In the years that have passed since my attempt, when loved ones ask me why I tried to end my life, I still can’t pinpoint a singular circumstance that had alone flipped the switch for me. No single bad day on which I had transformed from a happy child to a suicidal teenager. Instead, what comes to my mind are the random trains of thought I used to have constantly. For example, “I missed my school bus” became “My teacher is going to mark me absent” became “My teacher is going to have a bad impression of me” became “My teacher is going to give me bad grades” became “I’m going to fail school because of the bad grades” became “I won’t get into a good university” became “I’m not going to get a good job” became “I’m going to die because I won’t be able to put food on the table” finally became “Oh God, I should just kill myself now”. I know now through therapy that these absurd, far-fetched, spiraling trains of thought are called “catastrophizing”. They are very common among people with severe depression. And they are a much better hallmark of people with suicidal tendencies than any singular poor report card, family argument, or ended relationship looked at in isolation.

My age group of 18-to-29-year-olds leads India’s suicide statistics year after year, the latest being about 35 percent of all reported suicides in 2019, according to the National Crime Records Bureau. Statistics from this same bureau neatly reduce the complexities of choosing to end one’s life to one explanation, one “Cause of Suicide” chosen from a short dropdown list of tragic circumstances such as “Drug Abuse/ Addiction” to “Love Affairs” to “Failure in Examination” to “Property Dispute”. Our nation is so hungry for simple answers that arguably the single most headline-grabbing and TRP-generating news of 2020 was the death by suicide of a Bollywood actor, and the morphing of his legacy into conspiracy theories as people searched for why someone of his stature would willingly end his life.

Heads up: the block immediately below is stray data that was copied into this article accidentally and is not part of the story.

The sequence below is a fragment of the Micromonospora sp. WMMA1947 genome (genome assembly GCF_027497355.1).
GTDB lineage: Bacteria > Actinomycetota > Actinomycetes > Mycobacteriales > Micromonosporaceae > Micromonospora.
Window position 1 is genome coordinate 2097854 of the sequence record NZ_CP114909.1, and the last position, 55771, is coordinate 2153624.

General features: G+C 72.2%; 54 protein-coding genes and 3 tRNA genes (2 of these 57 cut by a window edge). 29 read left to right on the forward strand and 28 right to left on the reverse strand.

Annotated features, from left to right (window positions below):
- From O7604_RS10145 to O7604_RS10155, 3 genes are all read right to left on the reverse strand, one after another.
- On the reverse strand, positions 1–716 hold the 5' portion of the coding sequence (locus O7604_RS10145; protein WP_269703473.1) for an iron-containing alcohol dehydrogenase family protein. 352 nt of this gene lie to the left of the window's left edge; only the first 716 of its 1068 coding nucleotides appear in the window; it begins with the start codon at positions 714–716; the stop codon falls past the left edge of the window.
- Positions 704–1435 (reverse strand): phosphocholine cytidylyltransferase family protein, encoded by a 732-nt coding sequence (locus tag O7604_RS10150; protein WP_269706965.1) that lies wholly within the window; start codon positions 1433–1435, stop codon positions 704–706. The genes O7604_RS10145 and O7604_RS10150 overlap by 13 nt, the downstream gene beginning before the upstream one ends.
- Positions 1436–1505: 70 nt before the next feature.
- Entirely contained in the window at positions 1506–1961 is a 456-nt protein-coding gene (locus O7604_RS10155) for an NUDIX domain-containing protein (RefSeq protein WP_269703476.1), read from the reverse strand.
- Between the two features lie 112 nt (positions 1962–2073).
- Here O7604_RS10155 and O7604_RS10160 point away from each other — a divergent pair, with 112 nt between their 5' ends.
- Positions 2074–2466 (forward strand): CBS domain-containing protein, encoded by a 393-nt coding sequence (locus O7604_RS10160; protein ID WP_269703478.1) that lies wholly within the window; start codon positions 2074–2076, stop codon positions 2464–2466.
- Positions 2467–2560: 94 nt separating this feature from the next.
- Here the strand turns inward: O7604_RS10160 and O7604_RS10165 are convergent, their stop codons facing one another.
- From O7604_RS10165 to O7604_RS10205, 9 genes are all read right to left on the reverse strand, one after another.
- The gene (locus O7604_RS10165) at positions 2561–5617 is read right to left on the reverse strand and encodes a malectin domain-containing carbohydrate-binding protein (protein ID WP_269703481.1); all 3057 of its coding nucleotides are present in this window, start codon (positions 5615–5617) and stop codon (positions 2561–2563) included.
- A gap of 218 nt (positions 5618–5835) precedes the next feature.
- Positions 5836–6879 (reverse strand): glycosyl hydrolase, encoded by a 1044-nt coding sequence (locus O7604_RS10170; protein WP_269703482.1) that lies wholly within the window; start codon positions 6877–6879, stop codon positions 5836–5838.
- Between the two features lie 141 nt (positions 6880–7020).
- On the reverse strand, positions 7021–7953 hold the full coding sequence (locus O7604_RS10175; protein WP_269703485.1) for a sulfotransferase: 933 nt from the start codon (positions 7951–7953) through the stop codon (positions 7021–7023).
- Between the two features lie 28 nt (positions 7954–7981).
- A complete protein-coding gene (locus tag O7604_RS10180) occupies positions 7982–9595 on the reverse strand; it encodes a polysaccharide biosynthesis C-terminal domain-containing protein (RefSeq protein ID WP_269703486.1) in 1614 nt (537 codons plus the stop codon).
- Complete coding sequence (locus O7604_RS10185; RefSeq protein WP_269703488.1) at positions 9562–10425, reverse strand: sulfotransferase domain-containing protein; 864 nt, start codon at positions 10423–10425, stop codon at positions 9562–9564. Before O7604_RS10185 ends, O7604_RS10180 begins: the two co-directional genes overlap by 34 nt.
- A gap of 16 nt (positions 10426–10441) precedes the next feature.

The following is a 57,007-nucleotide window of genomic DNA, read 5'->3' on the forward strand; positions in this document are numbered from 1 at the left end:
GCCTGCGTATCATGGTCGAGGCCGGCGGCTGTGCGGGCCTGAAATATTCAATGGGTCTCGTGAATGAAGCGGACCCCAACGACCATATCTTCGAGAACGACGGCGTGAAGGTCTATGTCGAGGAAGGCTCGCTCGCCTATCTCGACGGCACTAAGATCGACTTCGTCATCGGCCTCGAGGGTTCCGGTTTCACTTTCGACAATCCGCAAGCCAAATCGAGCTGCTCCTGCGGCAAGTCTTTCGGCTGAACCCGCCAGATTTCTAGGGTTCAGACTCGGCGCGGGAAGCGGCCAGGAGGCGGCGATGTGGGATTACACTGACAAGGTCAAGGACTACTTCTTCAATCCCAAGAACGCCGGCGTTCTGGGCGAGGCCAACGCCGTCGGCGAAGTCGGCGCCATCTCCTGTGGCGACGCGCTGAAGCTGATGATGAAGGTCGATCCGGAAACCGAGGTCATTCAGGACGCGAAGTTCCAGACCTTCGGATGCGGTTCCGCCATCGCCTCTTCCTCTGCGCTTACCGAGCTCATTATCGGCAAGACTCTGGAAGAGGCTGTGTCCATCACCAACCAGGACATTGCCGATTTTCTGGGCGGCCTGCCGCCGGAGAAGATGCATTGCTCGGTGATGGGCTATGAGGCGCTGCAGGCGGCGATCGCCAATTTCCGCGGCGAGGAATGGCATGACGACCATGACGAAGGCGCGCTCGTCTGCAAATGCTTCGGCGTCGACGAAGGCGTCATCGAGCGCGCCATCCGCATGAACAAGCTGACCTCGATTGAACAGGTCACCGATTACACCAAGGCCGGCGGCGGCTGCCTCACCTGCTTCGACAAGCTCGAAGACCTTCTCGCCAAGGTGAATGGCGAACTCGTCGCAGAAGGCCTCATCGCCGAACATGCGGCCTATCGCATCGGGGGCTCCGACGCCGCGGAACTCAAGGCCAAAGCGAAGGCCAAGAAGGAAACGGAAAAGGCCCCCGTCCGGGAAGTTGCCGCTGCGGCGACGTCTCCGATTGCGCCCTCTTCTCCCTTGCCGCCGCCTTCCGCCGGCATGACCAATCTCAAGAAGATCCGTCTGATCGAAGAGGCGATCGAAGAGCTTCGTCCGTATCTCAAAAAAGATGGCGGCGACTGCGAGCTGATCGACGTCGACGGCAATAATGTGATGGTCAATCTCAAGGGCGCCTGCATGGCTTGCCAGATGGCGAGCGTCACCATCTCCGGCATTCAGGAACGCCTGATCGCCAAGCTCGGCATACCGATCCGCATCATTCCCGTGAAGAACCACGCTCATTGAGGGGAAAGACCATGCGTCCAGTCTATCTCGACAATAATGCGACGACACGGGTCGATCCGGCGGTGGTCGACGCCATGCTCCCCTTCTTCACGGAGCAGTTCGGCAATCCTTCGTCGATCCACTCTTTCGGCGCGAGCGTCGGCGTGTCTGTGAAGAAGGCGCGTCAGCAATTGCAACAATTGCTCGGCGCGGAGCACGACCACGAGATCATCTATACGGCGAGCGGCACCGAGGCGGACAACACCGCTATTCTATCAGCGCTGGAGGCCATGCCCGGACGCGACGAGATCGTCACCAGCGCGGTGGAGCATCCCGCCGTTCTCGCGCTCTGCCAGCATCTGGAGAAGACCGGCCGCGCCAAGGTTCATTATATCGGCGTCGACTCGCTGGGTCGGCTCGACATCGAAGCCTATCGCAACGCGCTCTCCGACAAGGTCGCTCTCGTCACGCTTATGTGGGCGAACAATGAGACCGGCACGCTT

Back in the dark hallway on the ninth floor, after the girl and I laughed together, we began talking. Or rather, she did. I stayed silent, only stopping her to ask more questions. I learned who she was. I learned her name. I learned her age. I learned that she loved her friends deeply, that she came from a caring family, that she was doing well in school, that she was an excellent digital artist. One moment, she reminisced about her closest friend, who was leaving the city soon. The next moment, she joked that the handwriting in her suicide note was terrible. In just a few minutes, she transformed into someone who was so, so much more than just an angst-ridden girl who failed to kill herself. She was human, with a rich and complex life that we could never have learned about in that dark hallway until we all shut up and listened to her and stopped chalking up her decision of trying to end her entire life to one hypothetical bad day.

At the end of the ordeal, she had spoken so much that she was too drained out to re-attempt. We forgot pandemic protocol for a bit and hugged each other, tears and snot and awry mask and all. She promised me that she would stay alive for one more night. Which was fine. Reimagining life as something more than a dead-end was not something she could do overnight anyway. But one more night was a step in the right direction. It was the first step she needed to take to finally be heard and understood.

Ruhi Soni lives in Bangalore, India. She is a recent graduate in journalism at Hong Kong University’s Journalism and Media Studies Center, which made the article available to Asia Sentinel. She also studied biology and is pursuing science journalism. She can be reached through Twitter at @rookarmeremanko.